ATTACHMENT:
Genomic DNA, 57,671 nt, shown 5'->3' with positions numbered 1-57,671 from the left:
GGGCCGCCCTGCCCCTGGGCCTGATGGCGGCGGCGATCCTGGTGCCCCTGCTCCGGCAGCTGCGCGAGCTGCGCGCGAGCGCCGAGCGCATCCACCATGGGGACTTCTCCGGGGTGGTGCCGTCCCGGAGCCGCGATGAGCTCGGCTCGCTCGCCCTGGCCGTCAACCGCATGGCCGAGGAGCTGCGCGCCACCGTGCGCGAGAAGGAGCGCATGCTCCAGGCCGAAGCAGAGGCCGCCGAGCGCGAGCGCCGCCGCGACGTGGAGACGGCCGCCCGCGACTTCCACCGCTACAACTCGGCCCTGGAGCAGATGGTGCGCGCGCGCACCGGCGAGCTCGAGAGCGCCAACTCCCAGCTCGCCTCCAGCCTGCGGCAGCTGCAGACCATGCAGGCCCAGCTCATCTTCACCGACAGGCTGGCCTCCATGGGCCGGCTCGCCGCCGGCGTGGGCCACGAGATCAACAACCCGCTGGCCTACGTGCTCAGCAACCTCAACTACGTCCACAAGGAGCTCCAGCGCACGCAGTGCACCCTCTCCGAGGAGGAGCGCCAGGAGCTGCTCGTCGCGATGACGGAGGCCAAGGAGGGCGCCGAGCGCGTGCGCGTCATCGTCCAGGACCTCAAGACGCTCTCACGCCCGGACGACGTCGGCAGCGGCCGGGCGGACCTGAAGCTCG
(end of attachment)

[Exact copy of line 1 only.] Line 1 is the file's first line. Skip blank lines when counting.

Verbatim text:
Genomic DNA, 57,671 nt, shown 5'->3' with positions numbered 1-57,671 from the left: